Southampton defeat proof there are still many lessons for Liverpool and Jurgen Klopp to learn

J├╝rgen Klopp thinking

Liverpool's second-half capitulation is a reminder they have a long way to go despite some progress of late.

Liverpool's defeat to Southampton should be treated as a massive lesson for several figures within the football club.

A lesson for Jurgen Klopp when it comes to certain aspects of his game management with this squad of players at his disposal, how to react when the opposition makes wholesale changes (something he has actually been pretty good at to date).

It is also a lesson for the manager in bringing players back from injury, it should also be a lesson for some of the players - including areas they need to work on, and establishing a better relationship on the field with who they are most uncomfortable playing with.

A lot of focus is on the substitution at half time to replace Dejan Lovren with Martin Skrtel. The decision to substitute Lovren made some sense. He wasn't having the best of games having picked up a yellow card, and was lucky not to concede a penalty for a foul on Shane Long. In short it seemed the Croatia international was walking something of a tightrope. 

It was a little odd that even though Skrtel is a very experienced defender having been at the club for eight years, that he was anywhere near the first team squad following a disastrous display for the under-21 side in midweek against West Ham United which saw him sent off for a second bookable offence.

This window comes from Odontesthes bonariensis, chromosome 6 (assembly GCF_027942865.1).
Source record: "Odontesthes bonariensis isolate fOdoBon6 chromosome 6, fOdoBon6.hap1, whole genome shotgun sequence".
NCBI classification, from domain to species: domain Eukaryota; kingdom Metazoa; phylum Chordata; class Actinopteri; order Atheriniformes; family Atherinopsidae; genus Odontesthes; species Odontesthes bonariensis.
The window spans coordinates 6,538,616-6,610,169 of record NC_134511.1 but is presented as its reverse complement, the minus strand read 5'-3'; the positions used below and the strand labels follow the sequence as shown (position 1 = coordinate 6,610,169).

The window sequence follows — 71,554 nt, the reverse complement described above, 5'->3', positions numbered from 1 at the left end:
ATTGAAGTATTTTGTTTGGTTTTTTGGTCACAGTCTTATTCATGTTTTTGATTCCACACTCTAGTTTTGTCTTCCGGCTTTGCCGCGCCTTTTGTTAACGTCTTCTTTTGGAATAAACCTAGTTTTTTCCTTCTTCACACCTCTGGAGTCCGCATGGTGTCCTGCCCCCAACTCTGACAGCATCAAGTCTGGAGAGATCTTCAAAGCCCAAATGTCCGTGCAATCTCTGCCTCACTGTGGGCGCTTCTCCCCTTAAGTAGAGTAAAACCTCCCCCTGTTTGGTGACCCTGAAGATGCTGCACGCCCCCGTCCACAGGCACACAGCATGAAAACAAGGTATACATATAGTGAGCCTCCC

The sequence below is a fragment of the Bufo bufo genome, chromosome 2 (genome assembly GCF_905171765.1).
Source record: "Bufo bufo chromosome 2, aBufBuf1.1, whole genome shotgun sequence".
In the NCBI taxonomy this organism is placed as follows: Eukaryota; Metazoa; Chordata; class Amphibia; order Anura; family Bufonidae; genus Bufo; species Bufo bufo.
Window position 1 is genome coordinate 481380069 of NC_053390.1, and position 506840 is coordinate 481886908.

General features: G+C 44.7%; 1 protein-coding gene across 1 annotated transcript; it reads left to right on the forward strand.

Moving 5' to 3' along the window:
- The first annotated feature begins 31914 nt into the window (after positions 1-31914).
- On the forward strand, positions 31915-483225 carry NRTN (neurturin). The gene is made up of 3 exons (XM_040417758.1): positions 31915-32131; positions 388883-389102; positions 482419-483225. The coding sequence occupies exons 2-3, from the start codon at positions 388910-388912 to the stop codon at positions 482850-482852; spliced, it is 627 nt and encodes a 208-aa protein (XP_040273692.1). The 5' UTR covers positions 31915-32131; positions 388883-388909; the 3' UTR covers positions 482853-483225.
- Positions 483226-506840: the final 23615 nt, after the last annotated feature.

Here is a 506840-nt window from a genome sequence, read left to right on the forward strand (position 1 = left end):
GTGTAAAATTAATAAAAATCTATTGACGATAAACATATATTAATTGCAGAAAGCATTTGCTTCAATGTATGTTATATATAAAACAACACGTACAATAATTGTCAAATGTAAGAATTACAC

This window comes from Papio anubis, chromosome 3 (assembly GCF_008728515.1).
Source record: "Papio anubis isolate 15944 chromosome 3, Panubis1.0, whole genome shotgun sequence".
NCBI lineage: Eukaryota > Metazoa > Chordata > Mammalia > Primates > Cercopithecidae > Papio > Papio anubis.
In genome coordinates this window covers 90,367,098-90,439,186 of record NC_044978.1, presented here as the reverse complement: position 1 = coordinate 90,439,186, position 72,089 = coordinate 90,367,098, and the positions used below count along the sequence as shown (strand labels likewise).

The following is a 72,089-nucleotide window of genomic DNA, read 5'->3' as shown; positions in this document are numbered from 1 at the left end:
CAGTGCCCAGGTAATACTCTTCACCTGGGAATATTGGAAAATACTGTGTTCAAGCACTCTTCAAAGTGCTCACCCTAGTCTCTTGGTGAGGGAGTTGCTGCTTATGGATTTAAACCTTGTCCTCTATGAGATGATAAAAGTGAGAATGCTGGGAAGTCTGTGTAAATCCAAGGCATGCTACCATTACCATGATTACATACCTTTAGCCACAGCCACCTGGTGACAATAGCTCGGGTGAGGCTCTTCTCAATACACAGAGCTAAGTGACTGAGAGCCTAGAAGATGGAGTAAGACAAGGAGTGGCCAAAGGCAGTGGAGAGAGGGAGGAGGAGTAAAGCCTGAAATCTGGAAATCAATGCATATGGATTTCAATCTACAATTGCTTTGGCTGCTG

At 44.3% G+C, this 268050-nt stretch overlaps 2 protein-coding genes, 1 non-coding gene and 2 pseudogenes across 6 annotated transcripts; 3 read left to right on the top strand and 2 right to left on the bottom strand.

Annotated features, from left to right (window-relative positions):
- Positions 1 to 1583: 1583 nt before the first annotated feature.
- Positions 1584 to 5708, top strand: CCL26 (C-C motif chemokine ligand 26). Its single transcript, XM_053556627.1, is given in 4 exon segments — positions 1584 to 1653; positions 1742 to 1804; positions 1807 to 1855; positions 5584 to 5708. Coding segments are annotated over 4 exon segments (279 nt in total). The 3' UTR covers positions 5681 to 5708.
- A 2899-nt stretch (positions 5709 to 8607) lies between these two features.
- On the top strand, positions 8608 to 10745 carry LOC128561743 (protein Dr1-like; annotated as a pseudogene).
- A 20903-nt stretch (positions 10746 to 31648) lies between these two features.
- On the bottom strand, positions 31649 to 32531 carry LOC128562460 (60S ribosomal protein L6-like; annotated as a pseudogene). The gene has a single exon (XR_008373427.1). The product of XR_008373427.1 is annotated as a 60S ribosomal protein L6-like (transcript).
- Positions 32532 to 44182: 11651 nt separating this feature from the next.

Kolo Toure had previously performed in an accomplished manner at the heart of the Reds' defence in the absence of Lovren. While Klopp have been looking ahead to next season, it is probably wise for him to look at the here and now when the side has an opportunity to build momentum for the remainder of the campaign.

But now he has the hindsight, he has to question why a seemingly pretty solid side over the past few weeks fell to pieces at St Mary's. Skrtel's introduction may have been one reason - you could make a convincing case that he was responsible in some way for each goal that went the Saints way. But the lack of reaction to Southampton's changes was one that baffled, especially since it's something where Klopp has done well this season.

Look at the recent Europa League games against Manchester United, and wins over Manchester City and Chelsea. They're examples of where he got things right, this time he got them wrong. It's just a reminder that Liverpool's manager is human after all. 

Over the past few weeks there seemed to be evidence that Liverpool were developing some inner steel. This capitulation, like with the 2-2 draw at the start of February, is a reminder that there is still some way to go.

As dispiriting as it may have been for Liverpool, this is not exactly alien for a side under a manager who has been in charge of the club for less than a year. 

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